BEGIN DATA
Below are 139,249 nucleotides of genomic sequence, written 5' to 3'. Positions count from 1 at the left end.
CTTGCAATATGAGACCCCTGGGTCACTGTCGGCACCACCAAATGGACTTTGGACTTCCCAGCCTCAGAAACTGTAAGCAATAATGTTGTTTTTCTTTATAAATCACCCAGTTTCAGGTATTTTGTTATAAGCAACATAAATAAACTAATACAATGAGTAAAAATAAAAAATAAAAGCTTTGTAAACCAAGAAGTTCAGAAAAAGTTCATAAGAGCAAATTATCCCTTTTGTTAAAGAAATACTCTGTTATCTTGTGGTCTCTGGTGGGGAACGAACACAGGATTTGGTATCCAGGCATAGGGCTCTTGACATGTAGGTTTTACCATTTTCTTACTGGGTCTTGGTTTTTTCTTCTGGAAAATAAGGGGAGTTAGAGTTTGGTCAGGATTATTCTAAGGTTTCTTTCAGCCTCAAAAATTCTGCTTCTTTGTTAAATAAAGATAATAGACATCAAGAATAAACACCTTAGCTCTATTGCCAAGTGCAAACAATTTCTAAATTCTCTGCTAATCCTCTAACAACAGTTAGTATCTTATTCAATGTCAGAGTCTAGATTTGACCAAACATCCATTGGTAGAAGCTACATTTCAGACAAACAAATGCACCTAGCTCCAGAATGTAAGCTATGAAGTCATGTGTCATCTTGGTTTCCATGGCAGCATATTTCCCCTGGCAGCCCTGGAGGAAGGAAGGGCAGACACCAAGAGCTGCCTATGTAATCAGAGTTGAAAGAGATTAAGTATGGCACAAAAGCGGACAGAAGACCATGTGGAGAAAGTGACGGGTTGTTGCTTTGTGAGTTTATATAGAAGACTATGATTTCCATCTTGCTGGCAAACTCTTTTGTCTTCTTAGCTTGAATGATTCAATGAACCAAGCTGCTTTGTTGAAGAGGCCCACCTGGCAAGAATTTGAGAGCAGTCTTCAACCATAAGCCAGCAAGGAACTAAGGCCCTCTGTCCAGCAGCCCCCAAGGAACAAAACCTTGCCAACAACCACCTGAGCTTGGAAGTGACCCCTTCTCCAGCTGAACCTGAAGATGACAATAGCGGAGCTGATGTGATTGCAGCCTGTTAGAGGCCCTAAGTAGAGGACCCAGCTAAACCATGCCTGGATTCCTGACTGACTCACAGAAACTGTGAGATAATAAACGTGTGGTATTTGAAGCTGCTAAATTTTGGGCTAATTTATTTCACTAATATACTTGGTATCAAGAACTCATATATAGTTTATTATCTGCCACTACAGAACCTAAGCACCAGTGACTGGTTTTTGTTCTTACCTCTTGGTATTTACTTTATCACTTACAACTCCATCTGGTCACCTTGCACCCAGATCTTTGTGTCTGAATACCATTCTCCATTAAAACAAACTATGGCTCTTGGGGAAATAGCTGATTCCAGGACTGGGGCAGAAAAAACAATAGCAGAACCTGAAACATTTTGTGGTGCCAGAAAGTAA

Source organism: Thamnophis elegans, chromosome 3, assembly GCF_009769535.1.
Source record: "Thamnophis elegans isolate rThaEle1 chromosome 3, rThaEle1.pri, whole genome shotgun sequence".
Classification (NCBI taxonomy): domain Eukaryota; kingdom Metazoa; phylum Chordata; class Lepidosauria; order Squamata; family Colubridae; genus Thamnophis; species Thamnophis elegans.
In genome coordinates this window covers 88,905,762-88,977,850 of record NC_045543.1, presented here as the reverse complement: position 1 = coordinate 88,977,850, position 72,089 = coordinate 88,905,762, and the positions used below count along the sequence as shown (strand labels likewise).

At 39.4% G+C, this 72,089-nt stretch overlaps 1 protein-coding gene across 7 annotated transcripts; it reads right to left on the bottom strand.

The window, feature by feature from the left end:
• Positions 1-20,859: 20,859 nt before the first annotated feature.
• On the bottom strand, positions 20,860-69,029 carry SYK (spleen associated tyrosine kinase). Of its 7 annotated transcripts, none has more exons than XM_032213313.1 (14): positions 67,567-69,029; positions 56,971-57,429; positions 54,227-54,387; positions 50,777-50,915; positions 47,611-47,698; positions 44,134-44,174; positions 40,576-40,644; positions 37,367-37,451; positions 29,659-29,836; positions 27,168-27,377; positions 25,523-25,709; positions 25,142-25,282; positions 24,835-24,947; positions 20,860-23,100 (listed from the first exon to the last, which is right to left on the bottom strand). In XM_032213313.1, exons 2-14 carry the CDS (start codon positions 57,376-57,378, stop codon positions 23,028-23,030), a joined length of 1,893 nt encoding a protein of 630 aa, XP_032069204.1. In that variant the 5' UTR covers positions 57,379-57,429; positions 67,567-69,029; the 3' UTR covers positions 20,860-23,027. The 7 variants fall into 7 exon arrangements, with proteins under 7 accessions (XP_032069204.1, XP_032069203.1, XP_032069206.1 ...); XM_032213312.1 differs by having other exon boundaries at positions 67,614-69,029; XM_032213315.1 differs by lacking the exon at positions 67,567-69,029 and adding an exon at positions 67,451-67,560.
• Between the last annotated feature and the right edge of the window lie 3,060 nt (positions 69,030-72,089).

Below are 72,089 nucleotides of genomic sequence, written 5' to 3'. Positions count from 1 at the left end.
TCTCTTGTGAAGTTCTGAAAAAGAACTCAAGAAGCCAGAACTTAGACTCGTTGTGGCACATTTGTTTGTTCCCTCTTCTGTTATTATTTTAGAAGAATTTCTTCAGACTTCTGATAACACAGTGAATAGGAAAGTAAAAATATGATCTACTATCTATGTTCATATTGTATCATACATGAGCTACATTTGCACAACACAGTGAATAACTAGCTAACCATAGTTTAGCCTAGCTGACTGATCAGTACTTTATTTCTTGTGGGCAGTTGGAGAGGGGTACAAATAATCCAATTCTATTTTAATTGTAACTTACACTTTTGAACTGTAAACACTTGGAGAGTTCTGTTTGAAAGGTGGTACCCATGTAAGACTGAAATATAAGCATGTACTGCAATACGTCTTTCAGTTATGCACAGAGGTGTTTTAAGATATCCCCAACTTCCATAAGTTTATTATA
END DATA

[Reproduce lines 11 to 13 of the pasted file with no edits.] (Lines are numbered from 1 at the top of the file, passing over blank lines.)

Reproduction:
• Between the last annotated feature and the right edge of the window lie 3,060 nt (positions 69,030-72,089).

Below are 72,089 nucleotides of genomic sequence, written 5' to 3'. Positions count from 1 at the left end.
TCTCTTGTGAAGTTCTGAAAAAGAACTCAAGAAGCCAGAACTTAGACTCGTTGTGGCACATTTGTTTGTTCCCTCTTCTGTTATTATTTTAGAAGAATTTCTTCAGACTTCTGATAACACAGTGAATAGGAAAGTAAAAATATGATCTACTATCTATGTTCATATTGTATCATACATGAGCTACATTTGCACAACACAGTGAATAACTAGCTAACCATAGTTTAGCCTAGCTGACTGATCAGTACTTTATTTCTTGTGGGCAGTTGGAGAGGGGTACAAATAATCCAATTCTATTTTAATTGTAACTTACACTTTTGAACTGTAAACACTTGGAGAGTTCTGTTTGAAAGGTGGTACCCATGTAAGACTGAAATATAAGCATGTACTGCAATACGTCTTTCAGTTATGCACAGAGGTGTTTTAAGATATCCCCAACTTCCATAAGTTTATTATA